Source: Orthodox History
May 26, 2022
The oldest autocephalous church in the world attained its current form in 1845.
Today, depending on whom you ask, there are fourteen or fifteen or maybe sixteen (or seventeen?) autocephalous Orthodox Churches in the world. In dispute are the Orthodox Church in America (OCA), which everyone accepts as canonical but most churches don’t accept as autocephalous, and the Orthodox Church of Ukraine (OCU), the autocephaly and canonicity of which is rejected by most churches, recognized only by the churches of Constantinople, Alexandria, Cyprus, and Greece (and in some cases, only parts of those churches). And now, we have another claimant to autocephaly: the “Macedonian Orthodox Church” (or, if you prefer, the “Archbishopric of Ohrid”), which was declared autocephalous by the Serbian Orthodox Church just hours before the publication of this article. As of now, only the Serbian Church has recognized this new autocephaly, and no one is sure what will happen next.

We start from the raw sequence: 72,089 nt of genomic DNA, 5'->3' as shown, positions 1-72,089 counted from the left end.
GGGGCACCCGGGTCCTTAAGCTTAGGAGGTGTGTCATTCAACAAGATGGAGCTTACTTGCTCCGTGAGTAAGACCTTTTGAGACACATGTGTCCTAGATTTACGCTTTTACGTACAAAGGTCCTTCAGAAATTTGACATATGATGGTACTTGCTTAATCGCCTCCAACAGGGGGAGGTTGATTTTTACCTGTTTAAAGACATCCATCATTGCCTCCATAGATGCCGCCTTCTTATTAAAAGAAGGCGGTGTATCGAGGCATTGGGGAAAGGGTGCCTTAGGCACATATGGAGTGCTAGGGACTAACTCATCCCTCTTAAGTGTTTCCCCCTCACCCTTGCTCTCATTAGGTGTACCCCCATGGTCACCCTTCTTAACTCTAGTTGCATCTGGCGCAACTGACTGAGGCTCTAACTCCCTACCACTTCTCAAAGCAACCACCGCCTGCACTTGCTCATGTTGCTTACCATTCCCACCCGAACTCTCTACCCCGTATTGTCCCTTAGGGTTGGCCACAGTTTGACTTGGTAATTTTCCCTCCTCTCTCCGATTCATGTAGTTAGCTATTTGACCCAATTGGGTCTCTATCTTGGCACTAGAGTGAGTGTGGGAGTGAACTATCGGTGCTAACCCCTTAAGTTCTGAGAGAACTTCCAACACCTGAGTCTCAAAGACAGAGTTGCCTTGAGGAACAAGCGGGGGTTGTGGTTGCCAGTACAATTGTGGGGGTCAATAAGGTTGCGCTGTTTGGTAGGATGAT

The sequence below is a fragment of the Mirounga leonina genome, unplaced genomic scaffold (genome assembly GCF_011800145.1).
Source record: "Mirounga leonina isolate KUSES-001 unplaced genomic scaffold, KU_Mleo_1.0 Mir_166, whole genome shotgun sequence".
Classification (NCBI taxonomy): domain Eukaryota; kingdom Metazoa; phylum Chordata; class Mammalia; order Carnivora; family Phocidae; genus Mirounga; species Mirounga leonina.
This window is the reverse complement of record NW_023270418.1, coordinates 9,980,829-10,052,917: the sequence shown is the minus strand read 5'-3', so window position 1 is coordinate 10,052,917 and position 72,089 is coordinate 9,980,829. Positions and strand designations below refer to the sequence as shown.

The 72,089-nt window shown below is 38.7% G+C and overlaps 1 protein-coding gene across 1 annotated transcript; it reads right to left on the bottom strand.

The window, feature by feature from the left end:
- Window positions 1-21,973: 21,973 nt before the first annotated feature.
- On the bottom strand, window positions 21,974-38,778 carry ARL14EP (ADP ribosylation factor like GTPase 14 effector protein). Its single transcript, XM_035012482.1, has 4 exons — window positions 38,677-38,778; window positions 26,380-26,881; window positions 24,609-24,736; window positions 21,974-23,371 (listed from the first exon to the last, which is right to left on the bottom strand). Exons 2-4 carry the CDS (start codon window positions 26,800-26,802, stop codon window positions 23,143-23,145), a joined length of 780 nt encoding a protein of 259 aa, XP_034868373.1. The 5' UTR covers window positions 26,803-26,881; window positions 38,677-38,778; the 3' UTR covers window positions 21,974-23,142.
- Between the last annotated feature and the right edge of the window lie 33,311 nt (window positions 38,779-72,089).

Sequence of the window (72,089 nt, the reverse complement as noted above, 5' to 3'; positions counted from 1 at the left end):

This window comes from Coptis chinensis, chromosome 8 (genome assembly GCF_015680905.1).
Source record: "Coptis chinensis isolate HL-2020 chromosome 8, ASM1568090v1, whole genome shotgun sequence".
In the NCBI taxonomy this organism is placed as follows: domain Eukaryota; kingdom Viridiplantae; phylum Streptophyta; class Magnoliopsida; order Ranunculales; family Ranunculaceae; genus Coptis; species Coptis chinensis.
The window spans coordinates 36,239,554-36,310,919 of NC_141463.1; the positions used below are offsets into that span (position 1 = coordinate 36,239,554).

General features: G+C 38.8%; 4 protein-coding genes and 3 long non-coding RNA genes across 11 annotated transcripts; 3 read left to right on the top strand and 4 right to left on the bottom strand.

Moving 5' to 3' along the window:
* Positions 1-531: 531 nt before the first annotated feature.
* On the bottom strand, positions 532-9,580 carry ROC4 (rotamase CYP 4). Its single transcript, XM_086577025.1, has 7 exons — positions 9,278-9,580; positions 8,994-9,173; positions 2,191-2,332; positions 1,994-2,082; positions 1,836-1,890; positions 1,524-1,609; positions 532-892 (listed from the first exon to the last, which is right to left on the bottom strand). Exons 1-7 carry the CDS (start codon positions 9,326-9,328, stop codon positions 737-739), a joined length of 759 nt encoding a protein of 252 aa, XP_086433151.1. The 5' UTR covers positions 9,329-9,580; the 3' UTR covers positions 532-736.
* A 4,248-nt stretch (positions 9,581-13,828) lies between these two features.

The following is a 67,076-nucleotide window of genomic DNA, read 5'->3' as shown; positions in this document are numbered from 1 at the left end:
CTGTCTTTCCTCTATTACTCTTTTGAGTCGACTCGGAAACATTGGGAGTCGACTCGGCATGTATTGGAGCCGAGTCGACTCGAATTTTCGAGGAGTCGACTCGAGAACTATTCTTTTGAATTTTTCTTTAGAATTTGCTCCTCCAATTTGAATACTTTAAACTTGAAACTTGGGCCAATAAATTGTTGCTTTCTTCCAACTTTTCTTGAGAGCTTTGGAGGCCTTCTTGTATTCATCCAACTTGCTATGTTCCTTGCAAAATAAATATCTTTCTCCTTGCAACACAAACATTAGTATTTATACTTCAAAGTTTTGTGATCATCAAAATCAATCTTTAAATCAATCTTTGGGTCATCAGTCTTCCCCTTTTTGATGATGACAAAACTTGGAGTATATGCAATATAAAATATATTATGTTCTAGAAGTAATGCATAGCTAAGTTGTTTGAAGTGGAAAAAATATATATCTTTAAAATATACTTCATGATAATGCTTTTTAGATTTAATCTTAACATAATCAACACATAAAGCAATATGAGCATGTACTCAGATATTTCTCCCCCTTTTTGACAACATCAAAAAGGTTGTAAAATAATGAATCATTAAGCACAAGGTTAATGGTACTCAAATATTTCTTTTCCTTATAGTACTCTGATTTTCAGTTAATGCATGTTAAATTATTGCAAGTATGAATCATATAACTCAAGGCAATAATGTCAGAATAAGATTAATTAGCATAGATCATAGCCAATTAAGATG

Leaving those disagreements aside, let’s examine each of the fourteen universally-recognized autocephalous churches. When did they become autocephalous? When did the current ecclesiastical structures that govern those churches come into being? This seemingly straightforward question is actually quite the can of worms…
We’ll go through the diptychs in reverse order, from bottom to top, using the diptychs according to the Ecumenical Patriarchate (EP) prior to the formation of the OCU. (“Diptychs” refers to the list of autocephalous primates that are commemorated liturgically by each autocephalous primate. Every bishop commemorates the bishop in his church who “ranks” immediately above him; so, for example, a Metropolitan in the Patriarchate of Antioch will commemorate Patriarch John of Antioch, while Patriarch John himself will commemorate all of the other autocephalous primates, beginning with the Ecumenical Patriarch and continuing on down to the primate of the Czech Lands and Slovakia.)
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